1 Aug 2022
NSW Department of Primary Industries (NSW DPI) Varroa mite tracing and surveillance work has confirmed three new detections of Varroa mite, as field officers continue hive inspections with beekeepers across the state.
Two new detections near Salt Ash and another at Butterwick in the Port Stephens LGA brings the total number of infested premises to 59 since Varroa mite was first identified during routine surveillance at the Port of Newcastle on 22 June.
NSW DPI Chief Plant Protection Officer Satendra Kumar said the new infested hives fall within an existing red zone, but with a new biosecurity order being made, the eradication zone around the Butterwick detection will expand slightly to the west.
“NSW DPI has put significant measures in place to arrest the spread of the threat any further and has been working with apiary industry bodies and stakeholders to ensure all 13,000 registered commercial and recreational beekeepers in the State are up to date with the latest information,” Mr Kumar said.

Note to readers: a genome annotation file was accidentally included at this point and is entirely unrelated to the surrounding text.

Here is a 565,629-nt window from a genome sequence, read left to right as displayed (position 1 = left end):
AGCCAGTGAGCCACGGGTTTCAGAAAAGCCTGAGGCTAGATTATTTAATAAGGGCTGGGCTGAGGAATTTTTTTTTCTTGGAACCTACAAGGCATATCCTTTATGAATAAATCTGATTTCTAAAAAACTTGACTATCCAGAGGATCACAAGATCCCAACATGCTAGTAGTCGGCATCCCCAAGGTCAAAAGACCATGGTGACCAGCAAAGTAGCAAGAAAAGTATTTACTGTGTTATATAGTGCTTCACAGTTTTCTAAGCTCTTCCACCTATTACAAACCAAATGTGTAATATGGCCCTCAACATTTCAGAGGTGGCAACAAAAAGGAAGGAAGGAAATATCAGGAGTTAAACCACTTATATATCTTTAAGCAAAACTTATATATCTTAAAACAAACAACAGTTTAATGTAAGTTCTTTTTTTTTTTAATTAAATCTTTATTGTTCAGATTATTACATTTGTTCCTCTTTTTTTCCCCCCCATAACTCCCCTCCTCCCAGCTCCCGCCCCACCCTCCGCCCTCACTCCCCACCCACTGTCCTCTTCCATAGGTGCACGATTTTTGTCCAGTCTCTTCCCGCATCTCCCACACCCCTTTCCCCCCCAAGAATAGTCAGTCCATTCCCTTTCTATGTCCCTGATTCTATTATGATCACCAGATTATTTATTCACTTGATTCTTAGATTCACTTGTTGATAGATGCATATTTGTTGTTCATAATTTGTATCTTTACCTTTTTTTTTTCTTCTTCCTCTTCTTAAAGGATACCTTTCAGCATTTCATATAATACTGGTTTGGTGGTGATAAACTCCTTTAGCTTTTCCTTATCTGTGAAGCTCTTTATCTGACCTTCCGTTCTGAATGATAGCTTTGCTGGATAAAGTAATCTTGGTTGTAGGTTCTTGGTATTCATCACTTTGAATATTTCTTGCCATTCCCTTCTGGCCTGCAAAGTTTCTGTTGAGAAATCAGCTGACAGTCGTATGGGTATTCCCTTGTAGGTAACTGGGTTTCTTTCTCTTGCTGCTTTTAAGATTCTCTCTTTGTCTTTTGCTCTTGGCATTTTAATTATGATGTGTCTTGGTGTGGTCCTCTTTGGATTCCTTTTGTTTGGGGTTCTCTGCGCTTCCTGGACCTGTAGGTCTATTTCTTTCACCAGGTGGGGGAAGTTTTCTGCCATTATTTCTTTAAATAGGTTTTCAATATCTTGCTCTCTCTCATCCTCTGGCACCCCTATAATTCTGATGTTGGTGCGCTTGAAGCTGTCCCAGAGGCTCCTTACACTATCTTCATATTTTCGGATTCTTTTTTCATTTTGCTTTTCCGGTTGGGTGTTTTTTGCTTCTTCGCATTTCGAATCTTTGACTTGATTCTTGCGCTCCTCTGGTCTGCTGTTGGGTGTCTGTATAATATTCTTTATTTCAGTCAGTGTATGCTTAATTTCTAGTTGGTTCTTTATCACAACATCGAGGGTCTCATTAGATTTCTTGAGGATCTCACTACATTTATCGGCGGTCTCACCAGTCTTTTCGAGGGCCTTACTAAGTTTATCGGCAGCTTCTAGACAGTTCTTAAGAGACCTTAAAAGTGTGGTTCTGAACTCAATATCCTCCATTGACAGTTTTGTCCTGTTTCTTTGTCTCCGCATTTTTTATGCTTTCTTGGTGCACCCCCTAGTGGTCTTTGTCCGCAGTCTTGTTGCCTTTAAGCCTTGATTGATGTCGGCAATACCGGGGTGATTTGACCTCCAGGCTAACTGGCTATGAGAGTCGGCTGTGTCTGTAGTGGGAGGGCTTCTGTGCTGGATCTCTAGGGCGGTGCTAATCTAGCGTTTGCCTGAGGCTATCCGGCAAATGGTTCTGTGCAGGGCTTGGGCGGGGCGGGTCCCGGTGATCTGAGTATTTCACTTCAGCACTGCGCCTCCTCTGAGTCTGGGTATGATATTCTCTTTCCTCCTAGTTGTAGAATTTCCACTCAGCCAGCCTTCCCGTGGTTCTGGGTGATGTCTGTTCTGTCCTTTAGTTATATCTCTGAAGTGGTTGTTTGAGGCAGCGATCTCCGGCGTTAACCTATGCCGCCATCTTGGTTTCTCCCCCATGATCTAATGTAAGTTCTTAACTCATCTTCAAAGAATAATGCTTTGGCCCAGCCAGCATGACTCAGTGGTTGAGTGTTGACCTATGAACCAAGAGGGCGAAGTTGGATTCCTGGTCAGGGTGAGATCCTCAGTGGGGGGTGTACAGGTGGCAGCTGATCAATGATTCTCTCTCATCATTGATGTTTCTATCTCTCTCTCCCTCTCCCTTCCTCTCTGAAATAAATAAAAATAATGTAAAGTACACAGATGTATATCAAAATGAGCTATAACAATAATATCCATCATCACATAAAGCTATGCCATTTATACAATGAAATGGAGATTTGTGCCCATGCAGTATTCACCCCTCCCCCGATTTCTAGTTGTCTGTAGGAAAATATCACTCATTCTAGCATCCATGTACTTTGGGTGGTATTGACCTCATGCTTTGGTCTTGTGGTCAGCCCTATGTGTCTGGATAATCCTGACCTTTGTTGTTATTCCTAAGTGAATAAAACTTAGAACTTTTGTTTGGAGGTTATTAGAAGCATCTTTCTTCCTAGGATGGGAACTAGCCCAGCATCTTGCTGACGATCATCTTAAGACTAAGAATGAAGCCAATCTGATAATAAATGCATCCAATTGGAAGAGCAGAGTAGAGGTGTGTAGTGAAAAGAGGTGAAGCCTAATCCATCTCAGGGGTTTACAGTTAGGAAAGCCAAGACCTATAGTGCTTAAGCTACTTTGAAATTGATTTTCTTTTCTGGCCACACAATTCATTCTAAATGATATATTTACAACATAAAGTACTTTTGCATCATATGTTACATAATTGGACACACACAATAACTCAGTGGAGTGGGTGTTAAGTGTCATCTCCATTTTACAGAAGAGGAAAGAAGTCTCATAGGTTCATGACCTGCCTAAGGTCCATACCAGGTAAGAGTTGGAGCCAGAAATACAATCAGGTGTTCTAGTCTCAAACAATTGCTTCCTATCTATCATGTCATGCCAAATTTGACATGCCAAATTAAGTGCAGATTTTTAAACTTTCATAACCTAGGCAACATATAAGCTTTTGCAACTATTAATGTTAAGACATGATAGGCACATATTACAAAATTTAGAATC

“We are continuing to work closely with the apiary and horticultural industries to ensure beekeepers are able to manage their hives to prevent swarming as the weather warms up and that they can safely move hives for pollination.
“It’s critical that we take every precaution to ensure the threat is contained, but it’s also vital that the industry is able to safely continue operations where possible so that beekeepers and producers can maintain their businesses.”
Australia is the only major honey producing country free from varroa mite, the most serious pest of honeybees worldwide.
Beekeepers work side-by-side with government as part of Australia’s early warning system to detect exotic honeybee pests, the National Bee Pest Surveillance Program, which includes surveillance hives and catch boxes at strategic locations around our ports and airports.
More information is available from NSW DPI: https://www.dpi.nsw.gov.au/varroa
Media contact: DPI media 02 6391 3686 or
Varroa mite media: firstname.lastname@example.org